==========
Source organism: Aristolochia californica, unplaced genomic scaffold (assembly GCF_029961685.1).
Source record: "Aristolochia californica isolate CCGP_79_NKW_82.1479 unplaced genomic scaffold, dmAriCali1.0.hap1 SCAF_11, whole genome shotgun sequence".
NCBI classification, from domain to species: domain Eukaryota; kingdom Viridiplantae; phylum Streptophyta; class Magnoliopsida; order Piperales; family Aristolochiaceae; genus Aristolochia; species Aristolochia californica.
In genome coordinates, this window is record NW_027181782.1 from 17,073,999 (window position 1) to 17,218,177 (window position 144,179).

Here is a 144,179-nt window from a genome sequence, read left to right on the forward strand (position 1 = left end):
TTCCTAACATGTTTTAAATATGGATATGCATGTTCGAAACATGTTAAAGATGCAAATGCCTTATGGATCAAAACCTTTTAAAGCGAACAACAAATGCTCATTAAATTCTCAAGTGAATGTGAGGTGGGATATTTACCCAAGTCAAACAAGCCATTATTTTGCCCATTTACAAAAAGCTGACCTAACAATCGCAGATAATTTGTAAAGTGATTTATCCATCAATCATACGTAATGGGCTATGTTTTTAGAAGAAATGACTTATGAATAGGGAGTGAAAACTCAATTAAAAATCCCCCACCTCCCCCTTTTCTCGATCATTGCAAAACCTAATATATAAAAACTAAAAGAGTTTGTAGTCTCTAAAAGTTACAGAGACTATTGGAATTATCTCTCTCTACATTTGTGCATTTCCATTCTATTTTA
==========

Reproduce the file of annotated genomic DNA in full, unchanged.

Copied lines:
Source organism: Aristolochia californica, unplaced genomic scaffold (assembly GCF_029961685.1).
Source record: "Aristolochia californica isolate CCGP_79_NKW_82.1479 unplaced genomic scaffold, dmAriCali1.0.hap1 SCAF_11, whole genome shotgun sequence".
NCBI classification, from domain to species: domain Eukaryota; kingdom Viridiplantae; phylum Streptophyta; class Magnoliopsida; order Piperales; family Aristolochiaceae; genus Aristolochia; species Aristolochia californica.
In genome coordinates, this window is record NW_027181782.1 from 17,073,999 (window position 1) to 17,218,177 (window position 144,179).

Here is a 144,179-nt window from a genome sequence, read left to right on the forward strand (position 1 = left end):
TTCCTAACATGTTTTAAATATGGATATGCATGTTCGAAACATGTTAAAGATGCAAATGCCTTATGGATCAAAACCTTTTAAAGCGAACAACAAATGCTCATTAAATTCTCAAGTGAATGTGAGGTGGGATATTTACCCAAGTCAAACAAGCCATTATTTTGCCCATTTACAAAAAGCTGACCTAACAATCGCAGATAATTTGTAAAGTGATTTATCCATCAATCATACGTAATGGGCTATGTTTTTAGAAGAAATGACTTATGAATAGGGAGTGAAAACTCAATTAAAAATCCCCCACCTCCCCCTTTTCTCGATCATTGCAAAACCTAATATATAAAAACTAAAAGAGTTTGTAGTCTCTAAAAGTTACAGAGACTATTGGAATTATCTCTCTCTACATTTGTGCATTTCCATTCTATTTTA